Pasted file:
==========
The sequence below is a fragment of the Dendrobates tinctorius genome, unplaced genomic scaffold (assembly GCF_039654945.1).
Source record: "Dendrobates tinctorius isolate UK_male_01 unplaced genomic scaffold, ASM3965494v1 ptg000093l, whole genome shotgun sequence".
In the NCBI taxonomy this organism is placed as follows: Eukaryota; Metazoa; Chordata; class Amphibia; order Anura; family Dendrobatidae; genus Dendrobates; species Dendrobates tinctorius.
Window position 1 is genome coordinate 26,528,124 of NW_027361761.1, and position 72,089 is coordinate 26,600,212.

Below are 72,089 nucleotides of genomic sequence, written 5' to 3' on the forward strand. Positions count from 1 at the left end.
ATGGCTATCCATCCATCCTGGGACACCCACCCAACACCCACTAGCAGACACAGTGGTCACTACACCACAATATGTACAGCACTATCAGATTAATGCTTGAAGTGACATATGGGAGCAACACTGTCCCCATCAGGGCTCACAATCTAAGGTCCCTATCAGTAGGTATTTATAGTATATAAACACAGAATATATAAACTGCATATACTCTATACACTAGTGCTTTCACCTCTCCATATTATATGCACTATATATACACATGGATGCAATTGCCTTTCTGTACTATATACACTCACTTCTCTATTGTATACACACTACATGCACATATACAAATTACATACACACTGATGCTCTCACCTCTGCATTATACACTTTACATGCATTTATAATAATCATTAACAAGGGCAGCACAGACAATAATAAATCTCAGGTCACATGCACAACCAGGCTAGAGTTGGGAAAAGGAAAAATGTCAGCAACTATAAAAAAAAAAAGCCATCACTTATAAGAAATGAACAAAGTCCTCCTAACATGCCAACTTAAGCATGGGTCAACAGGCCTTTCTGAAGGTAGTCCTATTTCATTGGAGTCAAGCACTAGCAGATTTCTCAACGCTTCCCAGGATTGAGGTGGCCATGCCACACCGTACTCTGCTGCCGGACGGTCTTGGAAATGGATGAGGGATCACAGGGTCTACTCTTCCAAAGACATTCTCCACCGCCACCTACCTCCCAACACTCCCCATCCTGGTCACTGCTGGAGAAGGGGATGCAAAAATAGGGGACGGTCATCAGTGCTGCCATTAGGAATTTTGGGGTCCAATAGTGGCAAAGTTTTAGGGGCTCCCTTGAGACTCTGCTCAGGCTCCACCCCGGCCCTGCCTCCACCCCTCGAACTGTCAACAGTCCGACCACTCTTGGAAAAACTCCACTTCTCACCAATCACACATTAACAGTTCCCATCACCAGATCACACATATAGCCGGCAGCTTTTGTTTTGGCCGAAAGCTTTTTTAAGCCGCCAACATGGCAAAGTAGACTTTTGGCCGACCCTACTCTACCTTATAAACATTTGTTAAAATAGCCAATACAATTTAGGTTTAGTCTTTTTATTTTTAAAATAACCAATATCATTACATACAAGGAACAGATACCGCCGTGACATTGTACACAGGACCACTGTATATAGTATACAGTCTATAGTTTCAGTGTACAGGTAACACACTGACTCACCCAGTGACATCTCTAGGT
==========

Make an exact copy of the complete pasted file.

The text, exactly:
The sequence below is a fragment of the Dendrobates tinctorius genome, unplaced genomic scaffold (assembly GCF_039654945.1).
Source record: "Dendrobates tinctorius isolate UK_male_01 unplaced genomic scaffold, ASM3965494v1 ptg000093l, whole genome shotgun sequence".
In the NCBI taxonomy this organism is placed as follows: Eukaryota; Metazoa; Chordata; class Amphibia; order Anura; family Dendrobatidae; genus Dendrobates; species Dendrobates tinctorius.
Window position 1 is genome coordinate 26,528,124 of NW_027361761.1, and position 72,089 is coordinate 26,600,212.

Below are 72,089 nucleotides of genomic sequence, written 5' to 3' on the forward strand. Positions count from 1 at the left end.
ATGGCTATCCATCCATCCTGGGACACCCACCCAACACCCACTAGCAGACACAGTGGTCACTACACCACAATATGTACAGCACTATCAGATTAATGCTTGAAGTGACATATGGGAGCAACACTGTCCCCATCAGGGCTCACAATCTAAGGTCCCTATCAGTAGGTATTTATAGTATATAAACACAGAATATATAAACTGCATATACTCTATACACTAGTGCTTTCACCTCTCCATATTATATGCACTATATATACACATGGATGCAATTGCCTTTCTGTACTATATACACTCACTTCTCTATTGTATACACACTACATGCACATATACAAATTACATACACACTGATGCTCTCACCTCTGCATTATACACTTTACATGCATTTATAATAATCATTAACAAGGGCAGCACAGACAATAATAAATCTCAGGTCACATGCACAACCAGGCTAGAGTTGGGAAAAGGAAAAATGTCAGCAACTATAAAAAAAAAAAGCCATCACTTATAAGAAATGAACAAAGTCCTCCTAACATGCCAACTTAAGCATGGGTCAACAGGCCTTTCTGAAGGTAGTCCTATTTCATTGGAGTCAAGCACTAGCAGATTTCTCAACGCTTCCCAGGATTGAGGTGGCCATGCCACACCGTACTCTGCTGCCGGACGGTCTTGGAAATGGATGAGGGATCACAGGGTCTACTCTTCCAAAGACATTCTCCACCGCCACCTACCTCCCAACACTCCCCATCCTGGTCACTGCTGGAGAAGGGGATGCAAAAATAGGGGACGGTCATCAGTGCTGCCATTAGGAATTTTGGGGTCCAATAGTGGCAAAGTTTTAGGGGCTCCCTTGAGACTCTGCTCAGGCTCCACCCCGGCCCTGCCTCCACCCCTCGAACTGTCAACAGTCCGACCACTCTTGGAAAAACTCCACTTCTCACCAATCACACATTAACAGTTCCCATCACCAGATCACACATATAGCCGGCAGCTTTTGTTTTGGCCGAAAGCTTTTTTAAGCCGCCAACATGGCAAAGTAGACTTTTGGCCGACCCTACTCTACCTTATAAACATTTGTTAAAATAGCCAATACAATTTAGGTTTAGTCTTTTTATTTTTAAAATAACCAATATCATTACATACAAGGAACAGATACCGCCGTGACATTGTACACAGGACCACTGTATATAGTATACAGTCTATAGTTTCAGTGTACAGGTAACACACTGACTCACCCAGTGACATCTCTAGGT